The conventional thinking is that presidential candidates must use the primaries to satisfy their party’s base to win the nomination. Then they usually use the general election campaign to make the sort of bold moves that can broaden their appeal.
But with primaries being held earlier and everything these days being rush, rush, rush, presidential hopefuls this time around are speeding up the process. They seem to be using the primaries to reach beyond their comfort zones to bring in new voters.
The result is something akin to a Sister Souljah moment. Remember when Bill Clinton was highly critical of racially incendiary remarks made by a black female rapper? Many observers contended that Clinton, who had already wrapped up the nomination, was trying to convince white voters that he shared their sensibilities.
Now, some White House contenders may be pursuing a similar strategy – even if it is before the first primary votes are cast or the first caucus held. The only downside may be that it risks alienating the base.
• In a recent interview with ABC News’ George Stephanopoulos, Sen. Barack Obama implied that he didn’t think his own daughters should benefit from affirmative action but rather “should probably be treated by any (college) admissions officer as folks who are pretty advantaged.”
And in comments that might concern some African-Americans, Obama also said that he hoped that “if we make good decisions and we invest in early childhood education,” affirmative action could become “a diminishing tool for us to achieve racial equality in this society.”
• According to a CNN report, Sen. Hillary Clinton – once considered a feminist icon – is catching grief from some feminists who think she’s trying too hard to be macho. While acknowledging that Clinton still enjoys strong support from women, CNN’s Carol Costello interviewed former “Hillaristas” who are disillusioned over what they consider the candidate’s “mantle of political masculinity.”
One feminist author insisted that “Hillary has tried too hard to be more like a man.”
• New Mexico Gov. Bill Richardson insists that he supports comprehensive immigration reform. And yet he constantly reminds voters that he was one of the first border governors to declare a state of emergency because of illegal immigration.
As the first Hispanic to launch a credible run at the White House, Richardson raised eyebrows of fellow Hispanics when he blasted as inappropriate something as benign as a Spanish translation of “The Star-Spangled Banner.”
But he didn’t speak out against a dumb and divisive question during a CNN debate about whether English should be the country’s official language. Other Democrats objected, but Richardson remained mute.
• Likewise, while former Gov. Mitt Romney still enjoys enormous support from many of his fellow Mormons, there is evidence that some members of The Church of Jesus Christ of Latter-day Saints are disillusioned with the way he has handled questions about his religion.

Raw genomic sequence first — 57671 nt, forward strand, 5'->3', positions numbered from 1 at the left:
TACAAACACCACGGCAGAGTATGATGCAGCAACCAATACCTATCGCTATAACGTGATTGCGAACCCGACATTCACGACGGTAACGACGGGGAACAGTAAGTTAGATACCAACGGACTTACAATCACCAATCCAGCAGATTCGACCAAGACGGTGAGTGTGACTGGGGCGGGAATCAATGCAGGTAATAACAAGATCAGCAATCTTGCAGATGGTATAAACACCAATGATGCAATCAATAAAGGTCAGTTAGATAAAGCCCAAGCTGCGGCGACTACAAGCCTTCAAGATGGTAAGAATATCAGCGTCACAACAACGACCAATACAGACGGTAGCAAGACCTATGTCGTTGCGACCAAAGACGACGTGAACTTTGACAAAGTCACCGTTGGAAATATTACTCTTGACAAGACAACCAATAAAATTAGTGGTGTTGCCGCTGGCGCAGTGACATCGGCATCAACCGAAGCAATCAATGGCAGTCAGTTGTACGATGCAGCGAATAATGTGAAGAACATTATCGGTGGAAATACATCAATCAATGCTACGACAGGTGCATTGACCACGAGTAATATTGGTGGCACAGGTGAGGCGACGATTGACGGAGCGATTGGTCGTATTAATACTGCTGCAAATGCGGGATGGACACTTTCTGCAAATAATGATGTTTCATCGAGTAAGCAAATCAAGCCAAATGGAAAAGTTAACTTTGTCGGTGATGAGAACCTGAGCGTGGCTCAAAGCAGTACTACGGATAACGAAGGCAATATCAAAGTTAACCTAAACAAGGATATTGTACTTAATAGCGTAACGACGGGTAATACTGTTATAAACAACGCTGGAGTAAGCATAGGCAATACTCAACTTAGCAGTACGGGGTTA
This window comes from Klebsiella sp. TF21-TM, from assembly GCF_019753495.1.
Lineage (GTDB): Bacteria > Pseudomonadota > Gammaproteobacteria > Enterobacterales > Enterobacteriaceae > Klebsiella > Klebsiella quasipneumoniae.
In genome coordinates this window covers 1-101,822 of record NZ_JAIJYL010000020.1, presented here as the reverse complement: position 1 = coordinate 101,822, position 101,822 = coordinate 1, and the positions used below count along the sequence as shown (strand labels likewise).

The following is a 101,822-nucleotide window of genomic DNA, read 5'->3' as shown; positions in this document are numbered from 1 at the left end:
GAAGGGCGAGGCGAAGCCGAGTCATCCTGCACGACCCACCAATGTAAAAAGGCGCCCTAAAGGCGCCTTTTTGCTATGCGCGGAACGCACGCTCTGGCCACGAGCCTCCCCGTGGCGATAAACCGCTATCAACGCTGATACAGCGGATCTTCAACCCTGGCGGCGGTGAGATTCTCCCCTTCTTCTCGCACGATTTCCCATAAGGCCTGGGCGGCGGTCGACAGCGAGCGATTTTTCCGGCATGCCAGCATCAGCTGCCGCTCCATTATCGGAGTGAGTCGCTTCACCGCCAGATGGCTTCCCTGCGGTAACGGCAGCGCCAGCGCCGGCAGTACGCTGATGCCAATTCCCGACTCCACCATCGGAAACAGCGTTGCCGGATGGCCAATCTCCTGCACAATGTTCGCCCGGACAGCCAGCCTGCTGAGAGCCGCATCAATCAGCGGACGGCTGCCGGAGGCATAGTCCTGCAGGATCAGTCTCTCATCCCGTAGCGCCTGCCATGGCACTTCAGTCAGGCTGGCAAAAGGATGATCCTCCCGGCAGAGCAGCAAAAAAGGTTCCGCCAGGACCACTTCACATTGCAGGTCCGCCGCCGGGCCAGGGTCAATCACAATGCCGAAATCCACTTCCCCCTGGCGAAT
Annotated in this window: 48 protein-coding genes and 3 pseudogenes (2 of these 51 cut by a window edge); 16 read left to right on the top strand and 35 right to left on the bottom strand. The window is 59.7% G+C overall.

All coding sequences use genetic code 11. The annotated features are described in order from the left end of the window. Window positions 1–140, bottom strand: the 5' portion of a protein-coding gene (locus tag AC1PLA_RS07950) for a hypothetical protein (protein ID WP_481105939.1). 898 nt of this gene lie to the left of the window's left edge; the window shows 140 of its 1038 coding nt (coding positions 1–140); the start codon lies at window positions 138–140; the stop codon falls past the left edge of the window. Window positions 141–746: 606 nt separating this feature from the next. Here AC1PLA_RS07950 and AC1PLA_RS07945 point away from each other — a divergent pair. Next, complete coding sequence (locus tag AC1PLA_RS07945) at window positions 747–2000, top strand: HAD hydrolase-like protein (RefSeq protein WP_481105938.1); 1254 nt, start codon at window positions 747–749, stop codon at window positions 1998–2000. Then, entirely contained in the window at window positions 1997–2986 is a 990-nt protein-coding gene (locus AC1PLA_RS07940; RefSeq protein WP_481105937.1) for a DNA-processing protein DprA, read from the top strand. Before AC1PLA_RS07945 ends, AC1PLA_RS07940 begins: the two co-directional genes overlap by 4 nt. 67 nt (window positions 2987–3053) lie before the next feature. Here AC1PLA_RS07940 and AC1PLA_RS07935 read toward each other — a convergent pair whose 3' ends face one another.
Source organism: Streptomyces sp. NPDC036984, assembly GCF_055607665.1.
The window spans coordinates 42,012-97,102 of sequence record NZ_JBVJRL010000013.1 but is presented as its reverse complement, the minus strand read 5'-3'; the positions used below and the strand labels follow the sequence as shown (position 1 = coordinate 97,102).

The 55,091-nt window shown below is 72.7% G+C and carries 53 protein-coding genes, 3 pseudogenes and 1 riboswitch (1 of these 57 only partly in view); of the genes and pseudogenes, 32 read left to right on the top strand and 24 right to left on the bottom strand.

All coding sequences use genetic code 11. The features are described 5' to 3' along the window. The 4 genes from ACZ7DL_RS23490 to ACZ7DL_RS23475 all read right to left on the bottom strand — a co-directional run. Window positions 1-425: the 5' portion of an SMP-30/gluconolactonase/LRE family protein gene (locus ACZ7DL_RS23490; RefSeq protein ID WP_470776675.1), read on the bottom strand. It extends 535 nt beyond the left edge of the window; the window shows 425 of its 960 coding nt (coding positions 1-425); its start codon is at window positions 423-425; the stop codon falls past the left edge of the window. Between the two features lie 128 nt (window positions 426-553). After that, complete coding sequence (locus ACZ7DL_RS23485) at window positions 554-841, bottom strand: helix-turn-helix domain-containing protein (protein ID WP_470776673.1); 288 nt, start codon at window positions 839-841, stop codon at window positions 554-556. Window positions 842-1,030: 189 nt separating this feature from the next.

According to a story in the New York Times, some think he has gone too far in glossing over the differences between what Mormons believe and other denominations interpret.
What’s going on here? There are a couple of possibilities, and one is much more encouraging than the other.
Perhaps these candidates really believe what they’re saying, and what we’re seeing are examples of something we don’t see enough of in politics today: nuance.
It’s the kind of thoughtful analysis that says one can support progress for African-Americans and yet be uneasy about affirmative action, or that one can support giving legal status to illegal immigrants but still be willing to send the National Guard to patrol the border.
If that’s really what this is, then terrific. We could use more of it. We learn a lot about what candidates are made of when they take a break from battling their enemies and duke it out with their friends.
But what if this is just for show? What if these responses are the results of focus groups, political calculations and polling data?
That would mean that the whole idea isn’t to challenge the base or stake out a middle ground, but to manipulate voters into thinking they’re buying one thing when they’re really buying another.
That would amount to outright deception, and that’s never a good way to begin a relationship with someone who wants to be our chief executive for the next four years and possibly the next eight.
So which is it? Nuance or deception? Are these folks being sincere or not? Hopefully, voters and the media will figure that out before the first ballots are cast.
Ruben Navarrette Jr. is a columnist and editorial board member of The San Diego Union Tribune. E-mail: firstname.lastname@example.org